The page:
Any New Year's plans that include Berkshire pork loin and lamb crusted with dates and mint is something we want to be a part of. Reserve dinner on the 31st at Hatfield's, where early reservations are taken between 5:30 p.m. and 6:30 p.m. ($95 per person), followed by the second seating for a five-course tasting menu ($145 per). The restaurant is also open for dinner on New Year's Day from 5:30 p.m. to 10:30 p.m..

Fraîche has already gotten a jump on starting anew since Chef Benjamin Bailly recently took over the kitchen at the original Culver City restaurant. Both that location and the Santa Monica outpost are hosting New Year's Eve celebrations with four-course prix fixe dinners ($90 per person) — but with different menus. Bailly's meal includes Maine lobster, buckwheat spaghetti with black truffle and wild mushrooms, and roasted quail.

The party at Corkbar downtown starts at either 6:30 or 9:30 for the $55/person four-course meal. Supplemental microbrew ($10), California wine ($18), and sparkling wine ($25) pairings are available or pick from the standing list. Executive Chef Albert Aviles' dishes include a seared foie with microgreens and raisin-brandy compote on brioche and a coriander-crusted tuna.

Also in the downtown wine bar genre, BottleRock Downtown is open for NYE with a five-course tasting menu $60, or $75 with glass of Taittinger, and wine pairings for $25 extra.

And BottleRock Culver City welcomes folks to come in that night while it keeps things looser, eschewing any sort of pricey bottle service or cover charge.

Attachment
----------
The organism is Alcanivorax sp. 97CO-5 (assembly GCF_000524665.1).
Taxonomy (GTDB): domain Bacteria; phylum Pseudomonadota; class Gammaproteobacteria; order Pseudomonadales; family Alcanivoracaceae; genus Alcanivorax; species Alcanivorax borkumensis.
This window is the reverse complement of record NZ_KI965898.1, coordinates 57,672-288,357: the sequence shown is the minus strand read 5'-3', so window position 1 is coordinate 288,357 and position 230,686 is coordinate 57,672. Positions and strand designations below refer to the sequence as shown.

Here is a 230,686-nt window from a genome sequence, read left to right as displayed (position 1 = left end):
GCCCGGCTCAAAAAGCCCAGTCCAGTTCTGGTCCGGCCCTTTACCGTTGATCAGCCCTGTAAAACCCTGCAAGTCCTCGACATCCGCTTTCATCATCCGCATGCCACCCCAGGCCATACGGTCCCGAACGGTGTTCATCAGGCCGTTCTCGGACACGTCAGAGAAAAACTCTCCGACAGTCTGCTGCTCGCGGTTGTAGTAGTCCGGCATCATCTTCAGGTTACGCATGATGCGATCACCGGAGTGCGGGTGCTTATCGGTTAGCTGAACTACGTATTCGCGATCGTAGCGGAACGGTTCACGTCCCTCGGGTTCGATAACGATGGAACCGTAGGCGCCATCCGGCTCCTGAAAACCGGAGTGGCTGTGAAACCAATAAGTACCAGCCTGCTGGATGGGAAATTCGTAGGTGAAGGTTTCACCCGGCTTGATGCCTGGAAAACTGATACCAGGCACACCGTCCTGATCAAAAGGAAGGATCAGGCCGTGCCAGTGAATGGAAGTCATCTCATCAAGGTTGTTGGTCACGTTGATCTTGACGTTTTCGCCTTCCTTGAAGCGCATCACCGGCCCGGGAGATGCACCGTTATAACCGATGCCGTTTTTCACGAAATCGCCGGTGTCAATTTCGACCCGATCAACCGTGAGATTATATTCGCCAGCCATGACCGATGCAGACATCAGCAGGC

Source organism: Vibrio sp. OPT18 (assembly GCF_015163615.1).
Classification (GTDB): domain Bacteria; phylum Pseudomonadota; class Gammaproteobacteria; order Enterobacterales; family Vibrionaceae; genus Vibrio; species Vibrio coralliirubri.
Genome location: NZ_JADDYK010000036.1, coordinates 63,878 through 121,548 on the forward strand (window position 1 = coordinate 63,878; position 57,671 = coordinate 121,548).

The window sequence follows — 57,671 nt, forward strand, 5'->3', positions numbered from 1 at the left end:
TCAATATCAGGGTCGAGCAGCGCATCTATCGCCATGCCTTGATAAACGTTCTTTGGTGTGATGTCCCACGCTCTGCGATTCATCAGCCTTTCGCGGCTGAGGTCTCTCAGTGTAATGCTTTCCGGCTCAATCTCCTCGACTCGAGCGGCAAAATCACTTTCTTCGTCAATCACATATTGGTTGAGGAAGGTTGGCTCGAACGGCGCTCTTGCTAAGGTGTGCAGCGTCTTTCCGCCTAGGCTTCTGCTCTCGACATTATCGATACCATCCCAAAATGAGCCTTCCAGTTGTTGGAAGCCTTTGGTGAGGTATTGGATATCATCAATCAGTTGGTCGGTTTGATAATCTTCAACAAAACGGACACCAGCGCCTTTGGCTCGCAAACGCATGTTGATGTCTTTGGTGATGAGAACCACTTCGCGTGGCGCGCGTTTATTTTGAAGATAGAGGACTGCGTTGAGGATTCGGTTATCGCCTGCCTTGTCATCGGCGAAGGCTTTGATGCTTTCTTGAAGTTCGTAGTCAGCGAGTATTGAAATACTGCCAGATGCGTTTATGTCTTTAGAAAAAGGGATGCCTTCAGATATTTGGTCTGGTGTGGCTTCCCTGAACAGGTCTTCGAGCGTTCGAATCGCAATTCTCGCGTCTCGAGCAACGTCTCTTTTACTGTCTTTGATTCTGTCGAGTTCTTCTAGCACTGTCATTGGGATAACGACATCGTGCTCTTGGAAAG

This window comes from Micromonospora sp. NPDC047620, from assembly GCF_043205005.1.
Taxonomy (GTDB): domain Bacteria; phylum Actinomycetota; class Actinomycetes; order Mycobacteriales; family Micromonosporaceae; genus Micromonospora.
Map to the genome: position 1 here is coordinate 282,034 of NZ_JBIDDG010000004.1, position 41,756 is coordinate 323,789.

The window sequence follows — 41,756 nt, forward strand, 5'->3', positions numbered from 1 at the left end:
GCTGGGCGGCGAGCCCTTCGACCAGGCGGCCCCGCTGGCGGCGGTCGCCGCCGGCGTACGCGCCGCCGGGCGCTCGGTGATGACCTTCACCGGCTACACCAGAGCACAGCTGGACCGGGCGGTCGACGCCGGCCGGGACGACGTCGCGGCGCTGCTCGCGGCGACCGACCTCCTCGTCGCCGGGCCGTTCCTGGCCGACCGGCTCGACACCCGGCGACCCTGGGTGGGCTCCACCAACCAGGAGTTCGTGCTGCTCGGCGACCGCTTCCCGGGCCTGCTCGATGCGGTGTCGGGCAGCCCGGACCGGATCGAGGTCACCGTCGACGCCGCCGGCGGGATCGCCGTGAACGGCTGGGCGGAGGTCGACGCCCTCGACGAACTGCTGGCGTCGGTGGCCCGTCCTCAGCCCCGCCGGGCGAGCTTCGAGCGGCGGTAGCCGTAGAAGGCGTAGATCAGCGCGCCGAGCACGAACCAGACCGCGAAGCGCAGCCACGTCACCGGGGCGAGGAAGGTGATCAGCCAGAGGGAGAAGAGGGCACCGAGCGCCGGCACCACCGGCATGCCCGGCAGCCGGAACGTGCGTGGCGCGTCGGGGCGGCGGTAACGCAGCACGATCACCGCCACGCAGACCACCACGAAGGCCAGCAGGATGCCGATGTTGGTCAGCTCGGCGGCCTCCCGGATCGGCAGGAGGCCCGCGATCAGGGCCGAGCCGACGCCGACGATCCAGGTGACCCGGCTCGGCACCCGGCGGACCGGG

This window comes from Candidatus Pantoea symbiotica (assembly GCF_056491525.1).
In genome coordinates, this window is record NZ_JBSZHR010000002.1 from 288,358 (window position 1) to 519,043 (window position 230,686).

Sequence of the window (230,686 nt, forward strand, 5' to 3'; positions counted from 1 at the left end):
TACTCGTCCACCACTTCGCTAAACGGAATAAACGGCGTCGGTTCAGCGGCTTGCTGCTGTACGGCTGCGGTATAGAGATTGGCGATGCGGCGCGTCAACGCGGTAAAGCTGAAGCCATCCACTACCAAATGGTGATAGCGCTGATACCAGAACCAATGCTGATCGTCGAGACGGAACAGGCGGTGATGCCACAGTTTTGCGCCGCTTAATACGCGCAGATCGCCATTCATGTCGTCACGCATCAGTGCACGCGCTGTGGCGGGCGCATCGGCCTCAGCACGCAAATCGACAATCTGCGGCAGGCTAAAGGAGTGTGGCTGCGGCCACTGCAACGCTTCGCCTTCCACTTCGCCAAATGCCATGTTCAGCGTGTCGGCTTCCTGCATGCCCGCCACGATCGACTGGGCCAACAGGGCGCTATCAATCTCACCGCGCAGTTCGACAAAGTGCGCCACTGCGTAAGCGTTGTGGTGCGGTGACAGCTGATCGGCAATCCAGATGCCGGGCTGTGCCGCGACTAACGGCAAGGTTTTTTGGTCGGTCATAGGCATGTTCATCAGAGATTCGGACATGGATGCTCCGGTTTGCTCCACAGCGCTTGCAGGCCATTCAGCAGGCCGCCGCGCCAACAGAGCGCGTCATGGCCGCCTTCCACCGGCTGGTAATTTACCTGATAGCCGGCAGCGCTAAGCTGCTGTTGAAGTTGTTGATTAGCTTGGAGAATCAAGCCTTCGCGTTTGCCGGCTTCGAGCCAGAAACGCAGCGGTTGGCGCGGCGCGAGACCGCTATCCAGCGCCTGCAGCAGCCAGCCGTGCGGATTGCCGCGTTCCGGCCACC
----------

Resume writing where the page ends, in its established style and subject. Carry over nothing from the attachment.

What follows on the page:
Three Chaya restaurants. Three themes. Chaya Venice hosts the French-inspired “La Fête,” while Beverly Hills-adjacent Chaya Brasserie (with its new chef Harutaka Kishi) looks to the Roaring 20s. Meanwhile, Chaya Downtown will be decorated to evoke Shanghai Nights. Each venue offers live music and party specials, but contact your Chaya of choice for menu, price and seating details.

It's easy to have a relaxed and unpretentious experience at Biergarten in Koreatown any night of the year, so New Year's Eve is as good as any to enjoy their beer selection and eclectic Korean pub food.

The Bazaar by José Andrés is always dressed up for a party. Any balloon displays or confetti drops hardly stand a chance of getting noticed on New Year's Eve, during which The Bazaar has several options. A limited a la carte menu is available early for the 6 to 7:00 p.m. seating, while the 8:30 to 9:30 seating is a $150 prix fixe. And there's always that perk of crashing in the SLS Hotel if you don't want to mess with getting home.

No fixed price meals are required at the low-key and congenial barbrix in Silver Lake, where its seasonal small-plates menu will be served all night in the restaurant and bar areas. Chef Don Dickman will make a few special dishes, adding surf n' turf crostini, Moroccan spiced ahi tuna carpaccio, and pappardelle with Dungeness crab to the feasting.

Akasha transforms itself from eco-chic to Singapore Supper Club with special cocktails, street food samosas, Tandori lamb satay, Australian sea bass in banana leaves, cardamom rice pudding, and other treats presented during the three-course menu. First seating costs $65 starting at 5:30 p.m., second one goes from 9-11 p.m. and costs $95 (exclusive of drinks, tax and gratuity).

LA Weekly